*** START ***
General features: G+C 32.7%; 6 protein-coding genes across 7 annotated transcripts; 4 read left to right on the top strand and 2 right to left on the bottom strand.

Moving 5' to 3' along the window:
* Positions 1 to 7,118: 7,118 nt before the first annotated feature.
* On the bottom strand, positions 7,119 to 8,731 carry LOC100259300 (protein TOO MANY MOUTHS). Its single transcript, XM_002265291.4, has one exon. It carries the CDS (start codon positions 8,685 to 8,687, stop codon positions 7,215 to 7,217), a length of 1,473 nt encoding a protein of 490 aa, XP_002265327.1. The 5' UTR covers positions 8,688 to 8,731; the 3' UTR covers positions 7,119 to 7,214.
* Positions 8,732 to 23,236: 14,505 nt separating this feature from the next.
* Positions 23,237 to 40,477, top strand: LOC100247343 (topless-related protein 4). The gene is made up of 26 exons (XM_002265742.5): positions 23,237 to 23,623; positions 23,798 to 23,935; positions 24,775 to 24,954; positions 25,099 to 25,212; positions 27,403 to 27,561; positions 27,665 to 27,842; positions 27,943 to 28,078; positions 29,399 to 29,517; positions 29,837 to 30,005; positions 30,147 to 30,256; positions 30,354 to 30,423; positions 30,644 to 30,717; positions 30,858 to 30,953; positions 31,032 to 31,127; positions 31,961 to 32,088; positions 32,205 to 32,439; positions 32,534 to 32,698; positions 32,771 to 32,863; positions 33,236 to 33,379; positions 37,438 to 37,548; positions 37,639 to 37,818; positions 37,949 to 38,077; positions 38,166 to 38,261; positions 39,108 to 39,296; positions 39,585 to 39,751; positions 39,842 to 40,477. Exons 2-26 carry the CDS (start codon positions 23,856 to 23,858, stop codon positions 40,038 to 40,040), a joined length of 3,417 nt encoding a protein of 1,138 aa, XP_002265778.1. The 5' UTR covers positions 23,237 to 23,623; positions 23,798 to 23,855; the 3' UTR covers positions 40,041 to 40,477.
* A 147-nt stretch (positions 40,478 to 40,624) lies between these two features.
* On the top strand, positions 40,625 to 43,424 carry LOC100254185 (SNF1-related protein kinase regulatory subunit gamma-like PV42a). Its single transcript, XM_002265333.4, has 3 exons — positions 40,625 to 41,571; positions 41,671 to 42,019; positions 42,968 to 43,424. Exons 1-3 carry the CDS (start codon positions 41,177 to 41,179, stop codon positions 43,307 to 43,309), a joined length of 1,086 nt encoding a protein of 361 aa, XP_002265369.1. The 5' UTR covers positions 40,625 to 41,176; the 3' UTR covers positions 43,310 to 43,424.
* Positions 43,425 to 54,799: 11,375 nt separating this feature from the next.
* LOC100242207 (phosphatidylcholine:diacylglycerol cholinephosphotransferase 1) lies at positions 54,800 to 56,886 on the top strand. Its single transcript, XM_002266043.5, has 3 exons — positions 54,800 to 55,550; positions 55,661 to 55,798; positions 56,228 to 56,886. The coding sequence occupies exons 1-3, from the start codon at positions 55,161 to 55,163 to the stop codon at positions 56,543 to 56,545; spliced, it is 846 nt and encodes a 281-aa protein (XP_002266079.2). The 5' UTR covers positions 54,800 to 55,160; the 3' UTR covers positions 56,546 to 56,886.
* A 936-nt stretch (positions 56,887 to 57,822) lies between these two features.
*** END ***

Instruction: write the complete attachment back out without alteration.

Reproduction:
General features: G+C 32.7%; 6 protein-coding genes across 7 annotated transcripts; 4 read left to right on the top strand and 2 right to left on the bottom strand.

Moving 5' to 3' along the window:
* Positions 1 to 7,118: 7,118 nt before the first annotated feature.
* On the bottom strand, positions 7,119 to 8,731 carry LOC100259300 (protein TOO MANY MOUTHS). Its single transcript, XM_002265291.4, has one exon. It carries the CDS (start codon positions 8,685 to 8,687, stop codon positions 7,215 to 7,217), a length of 1,473 nt encoding a protein of 490 aa, XP_002265327.1. The 5' UTR covers positions 8,688 to 8,731; the 3' UTR covers positions 7,119 to 7,214.
* Positions 8,732 to 23,236: 14,505 nt separating this feature from the next.
* Positions 23,237 to 40,477, top strand: LOC100247343 (topless-related protein 4). The gene is made up of 26 exons (XM_002265742.5): positions 23,237 to 23,623; positions 23,798 to 23,935; positions 24,775 to 24,954; positions 25,099 to 25,212; positions 27,403 to 27,561; positions 27,665 to 27,842; positions 27,943 to 28,078; positions 29,399 to 29,517; positions 29,837 to 30,005; positions 30,147 to 30,256; positions 30,354 to 30,423; positions 30,644 to 30,717; positions 30,858 to 30,953; positions 31,032 to 31,127; positions 31,961 to 32,088; positions 32,205 to 32,439; positions 32,534 to 32,698; positions 32,771 to 32,863; positions 33,236 to 33,379; positions 37,438 to 37,548; positions 37,639 to 37,818; positions 37,949 to 38,077; positions 38,166 to 38,261; positions 39,108 to 39,296; positions 39,585 to 39,751; positions 39,842 to 40,477. Exons 2-26 carry the CDS (start codon positions 23,856 to 23,858, stop codon positions 40,038 to 40,040), a joined length of 3,417 nt encoding a protein of 1,138 aa, XP_002265778.1. The 5' UTR covers positions 23,237 to 23,623; positions 23,798 to 23,855; the 3' UTR covers positions 40,041 to 40,477.
* A 147-nt stretch (positions 40,478 to 40,624) lies between these two features.
* On the top strand, positions 40,625 to 43,424 carry LOC100254185 (SNF1-related protein kinase regulatory subunit gamma-like PV42a). Its single transcript, XM_002265333.4, has 3 exons — positions 40,625 to 41,571; positions 41,671 to 42,019; positions 42,968 to 43,424. Exons 1-3 carry the CDS (start codon positions 41,177 to 41,179, stop codon positions 43,307 to 43,309), a joined length of 1,086 nt encoding a protein of 361 aa, XP_002265369.1. The 5' UTR covers positions 40,625 to 41,176; the 3' UTR covers positions 43,310 to 43,424.
* Positions 43,425 to 54,799: 11,375 nt separating this feature from the next.
* LOC100242207 (phosphatidylcholine:diacylglycerol cholinephosphotransferase 1) lies at positions 54,800 to 56,886 on the top strand. Its single transcript, XM_002266043.5, has 3 exons — positions 54,800 to 55,550; positions 55,661 to 55,798; positions 56,228 to 56,886. The coding sequence occupies exons 1-3, from the start codon at positions 55,161 to 55,163 to the stop codon at positions 56,543 to 56,545; spliced, it is 846 nt and encodes a 281-aa protein (XP_002266079.2). The 5' UTR covers positions 54,800 to 55,160; the 3' UTR covers positions 56,546 to 56,886.
* A 936-nt stretch (positions 56,887 to 57,822) lies between these two features.